Coco Duivenvoorde (DAI, 2015): "How do we rethink an ongoing social and political struggle within the safe space of a reading group?"
Excerpt from Coco's 20 minute presentation for Do The Right Thing ! ~ DAI's 3 day graduation lectures marathon, July 2015.
‘Rethinking Feminism’ Reading Group
Coco Duivenvoorde took the lecture-performance format as an opportunity to introduce her newly formed reading group, which will address the collective voice in activism and art, and the notion of becoming and the self in relation to the other and its environment. Duivenvoorde’s practice has been developing alongside her active involvement in the We Are Here collective, and this has strengthened her conviction to find a voice together, as articulated by Lucy Irigaray: “There is a necessity for women to find a voice together before going out into the world to speak. Because the place from which to learn to speak has not been available within the structures of patriarchal power.” Demonstrating how this reading group might look, Duivenvoorde invited two other artists in the room to read with her, in turns. The texts included a passage from “Switching” by poet Juliana Spahr in the collection “Fuck You Aloha I Love You”; Audre Lorde’s “Who Said It Was Simple”; and Kenrick Lamar’s “Mortal Man”. After the readings, Duivenvoorde brought the room to a standstill by playing a recording of “Strange Fruit”, a song performed most famously by Billie Holiday, and in this rendition, sung by Nina Simone (written by Abel Meeropol as a poem and published in 1937). The reading group, which will begin in Fall 2015, will be a way of bringing different voices together in a “safe space” of questioning.
Maria Hlavajova responded with an anecdote, sharing a moment in her curatorial career when “everything changed.” She described how she had been speaking with the We Are Here group, how they had self-organized and set up their own academy, and had asked her to teach a course on art and immigration. As she stood before the group of refugees she became acutely aware that there was not a single work she could share with them without an accompanying feeling of shame. For Hlavajova, this was a wake-up call and made it clear to her how “we idle away our time in contemporary art social practices.” In the end, she says, the refugees ended up teaching her about art and immigration. Thus she asks us to consider shifts of thinking; one shift would be from community to collectivity, a kind of decentering. Considering how they can be linked together, she recommends that “[we] stop thinking ‘against’ something and think ‘in spite of’.” The most important thing to understand, she emphasizes, “is how the cultural infrastructure has been set up according to upper middle class desires.”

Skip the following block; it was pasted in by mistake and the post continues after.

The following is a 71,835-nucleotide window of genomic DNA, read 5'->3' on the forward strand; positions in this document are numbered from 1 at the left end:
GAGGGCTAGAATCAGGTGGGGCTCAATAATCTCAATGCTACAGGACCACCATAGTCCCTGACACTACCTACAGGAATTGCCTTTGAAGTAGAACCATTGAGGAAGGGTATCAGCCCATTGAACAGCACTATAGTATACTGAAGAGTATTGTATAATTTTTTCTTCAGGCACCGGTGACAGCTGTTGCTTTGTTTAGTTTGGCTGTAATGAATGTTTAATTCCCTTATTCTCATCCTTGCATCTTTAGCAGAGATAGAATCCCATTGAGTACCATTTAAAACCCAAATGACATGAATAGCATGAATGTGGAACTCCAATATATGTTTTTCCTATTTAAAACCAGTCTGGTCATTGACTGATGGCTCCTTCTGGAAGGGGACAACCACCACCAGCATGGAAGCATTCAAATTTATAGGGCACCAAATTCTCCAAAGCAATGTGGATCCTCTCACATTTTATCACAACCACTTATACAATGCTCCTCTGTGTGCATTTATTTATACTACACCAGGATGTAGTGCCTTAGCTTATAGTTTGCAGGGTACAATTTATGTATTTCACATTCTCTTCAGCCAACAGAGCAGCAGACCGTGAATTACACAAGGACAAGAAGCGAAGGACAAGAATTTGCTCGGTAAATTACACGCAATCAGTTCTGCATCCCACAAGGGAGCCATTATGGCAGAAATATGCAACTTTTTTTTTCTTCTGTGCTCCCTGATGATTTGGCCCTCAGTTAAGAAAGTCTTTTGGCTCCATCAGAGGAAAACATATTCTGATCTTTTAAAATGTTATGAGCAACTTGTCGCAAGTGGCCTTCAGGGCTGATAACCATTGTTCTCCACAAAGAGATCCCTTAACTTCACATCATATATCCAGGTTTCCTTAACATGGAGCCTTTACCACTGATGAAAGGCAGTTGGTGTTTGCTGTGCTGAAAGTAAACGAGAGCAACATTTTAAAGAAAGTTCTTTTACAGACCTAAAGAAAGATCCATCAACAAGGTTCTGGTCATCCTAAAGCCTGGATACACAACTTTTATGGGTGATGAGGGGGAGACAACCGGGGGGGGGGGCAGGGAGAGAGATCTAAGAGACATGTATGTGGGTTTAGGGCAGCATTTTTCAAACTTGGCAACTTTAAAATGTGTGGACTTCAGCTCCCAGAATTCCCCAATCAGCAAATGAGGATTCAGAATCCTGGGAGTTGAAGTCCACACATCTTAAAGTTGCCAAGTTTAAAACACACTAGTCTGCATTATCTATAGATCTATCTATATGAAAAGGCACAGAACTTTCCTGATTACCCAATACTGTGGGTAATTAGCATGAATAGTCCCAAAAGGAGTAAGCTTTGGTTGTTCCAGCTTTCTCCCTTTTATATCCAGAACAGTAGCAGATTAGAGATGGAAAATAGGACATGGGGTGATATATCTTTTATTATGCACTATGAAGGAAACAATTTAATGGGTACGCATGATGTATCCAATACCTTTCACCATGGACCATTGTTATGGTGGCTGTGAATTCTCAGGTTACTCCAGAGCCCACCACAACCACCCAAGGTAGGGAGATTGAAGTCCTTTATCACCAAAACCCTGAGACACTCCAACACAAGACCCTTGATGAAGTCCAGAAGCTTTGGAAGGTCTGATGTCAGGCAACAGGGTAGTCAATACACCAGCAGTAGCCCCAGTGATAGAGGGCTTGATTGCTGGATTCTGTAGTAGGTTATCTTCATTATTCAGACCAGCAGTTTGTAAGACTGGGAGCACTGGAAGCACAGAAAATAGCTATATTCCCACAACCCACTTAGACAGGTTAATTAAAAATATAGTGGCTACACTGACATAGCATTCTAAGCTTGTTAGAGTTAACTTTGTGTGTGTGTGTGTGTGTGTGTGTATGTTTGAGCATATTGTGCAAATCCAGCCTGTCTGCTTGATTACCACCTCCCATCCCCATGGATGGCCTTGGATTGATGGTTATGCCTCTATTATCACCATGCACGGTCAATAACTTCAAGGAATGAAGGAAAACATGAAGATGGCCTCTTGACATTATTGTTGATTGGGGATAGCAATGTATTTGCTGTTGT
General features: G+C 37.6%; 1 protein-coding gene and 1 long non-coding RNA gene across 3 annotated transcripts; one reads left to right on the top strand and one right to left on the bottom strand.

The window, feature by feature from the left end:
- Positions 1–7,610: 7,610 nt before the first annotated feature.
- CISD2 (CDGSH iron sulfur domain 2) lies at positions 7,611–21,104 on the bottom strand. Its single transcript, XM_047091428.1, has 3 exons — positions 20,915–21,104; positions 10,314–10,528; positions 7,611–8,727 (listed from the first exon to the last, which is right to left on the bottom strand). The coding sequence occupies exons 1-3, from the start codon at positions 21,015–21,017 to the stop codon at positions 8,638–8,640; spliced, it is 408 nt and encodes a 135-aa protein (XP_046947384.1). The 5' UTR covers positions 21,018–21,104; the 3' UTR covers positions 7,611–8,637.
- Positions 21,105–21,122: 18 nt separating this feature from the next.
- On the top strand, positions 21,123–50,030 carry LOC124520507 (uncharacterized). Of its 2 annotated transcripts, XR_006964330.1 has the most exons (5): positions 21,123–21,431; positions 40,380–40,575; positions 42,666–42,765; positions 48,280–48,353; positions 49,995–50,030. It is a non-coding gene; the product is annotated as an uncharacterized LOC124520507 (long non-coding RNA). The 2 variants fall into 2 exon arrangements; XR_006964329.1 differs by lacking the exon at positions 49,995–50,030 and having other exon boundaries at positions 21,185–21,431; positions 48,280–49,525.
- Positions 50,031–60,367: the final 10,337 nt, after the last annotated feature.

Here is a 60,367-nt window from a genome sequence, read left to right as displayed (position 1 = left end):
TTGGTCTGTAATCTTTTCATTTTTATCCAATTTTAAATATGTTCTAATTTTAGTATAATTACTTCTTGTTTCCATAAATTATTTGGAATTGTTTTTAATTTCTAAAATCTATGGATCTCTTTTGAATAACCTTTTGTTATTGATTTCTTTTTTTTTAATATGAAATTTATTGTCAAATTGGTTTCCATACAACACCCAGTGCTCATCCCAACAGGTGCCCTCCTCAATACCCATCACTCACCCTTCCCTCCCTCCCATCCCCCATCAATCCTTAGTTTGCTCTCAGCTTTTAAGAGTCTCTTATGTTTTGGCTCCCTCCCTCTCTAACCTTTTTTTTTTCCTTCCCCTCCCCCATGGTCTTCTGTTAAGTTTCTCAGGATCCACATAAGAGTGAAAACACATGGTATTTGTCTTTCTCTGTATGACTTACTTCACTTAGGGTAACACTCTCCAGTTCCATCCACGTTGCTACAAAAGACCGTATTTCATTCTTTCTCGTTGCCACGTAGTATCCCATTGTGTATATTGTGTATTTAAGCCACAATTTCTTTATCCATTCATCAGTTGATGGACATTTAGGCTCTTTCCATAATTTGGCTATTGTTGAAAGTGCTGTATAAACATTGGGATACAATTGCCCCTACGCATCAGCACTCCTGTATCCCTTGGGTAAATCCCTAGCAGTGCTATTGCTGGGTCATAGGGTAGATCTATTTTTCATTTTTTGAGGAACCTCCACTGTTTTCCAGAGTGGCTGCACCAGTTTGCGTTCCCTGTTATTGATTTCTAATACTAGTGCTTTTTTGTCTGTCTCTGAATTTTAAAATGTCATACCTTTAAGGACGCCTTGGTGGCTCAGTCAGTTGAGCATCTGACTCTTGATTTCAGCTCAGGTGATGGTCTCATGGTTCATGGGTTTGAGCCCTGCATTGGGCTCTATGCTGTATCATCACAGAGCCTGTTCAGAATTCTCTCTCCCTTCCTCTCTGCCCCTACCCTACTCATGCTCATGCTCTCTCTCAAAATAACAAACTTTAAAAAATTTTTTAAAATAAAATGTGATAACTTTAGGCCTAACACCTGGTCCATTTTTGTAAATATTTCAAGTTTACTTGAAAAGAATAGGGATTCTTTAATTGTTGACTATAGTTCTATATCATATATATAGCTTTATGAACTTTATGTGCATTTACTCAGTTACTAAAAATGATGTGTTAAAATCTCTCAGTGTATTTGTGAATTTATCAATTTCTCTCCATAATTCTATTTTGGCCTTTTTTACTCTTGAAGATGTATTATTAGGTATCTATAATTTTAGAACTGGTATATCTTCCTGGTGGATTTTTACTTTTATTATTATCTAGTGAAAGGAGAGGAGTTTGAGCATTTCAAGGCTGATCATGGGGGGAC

For Alena Alexandrova, Duivenvoorde’s reading group brought up the question of inclusivity vs. exclusivity. She suggests “constantly asking yourself to whom are you addressing yourself?” and rethinking the question: is it really a safe space? How is the line drawn from the poetic and the political – and which feminisms are you rethinking? Alexandrova asks, “which struggles? Why in this precise moment?” She remarked that a “reading group is a particular form that builds a community, unlike a lecture or a seminar. So you should consider your own entanglement in that history.”
Marina Vishmidt considered the reading group to be about “a question of assembly of materials and their absences.” She reflected that in the space of a reading group, “absences are negotiated or evoked”, and wondered if there was also a question of a project in the sense of it having a productive aspect. “Is the assembly of materials and articulation of materials an end in itself?” For Vishmidt, the selected texts brought up the question of the hyper-visibility of race, which prompted her to recommend the book “Citizen: An American Lyric” by Claudia Rankine. Curious about Duivenvoorde’s method, she wonders if she will take an activist approach towards the assembly of materials, and asks how assembling those materials would also be able to negotiate the inevitable absences.
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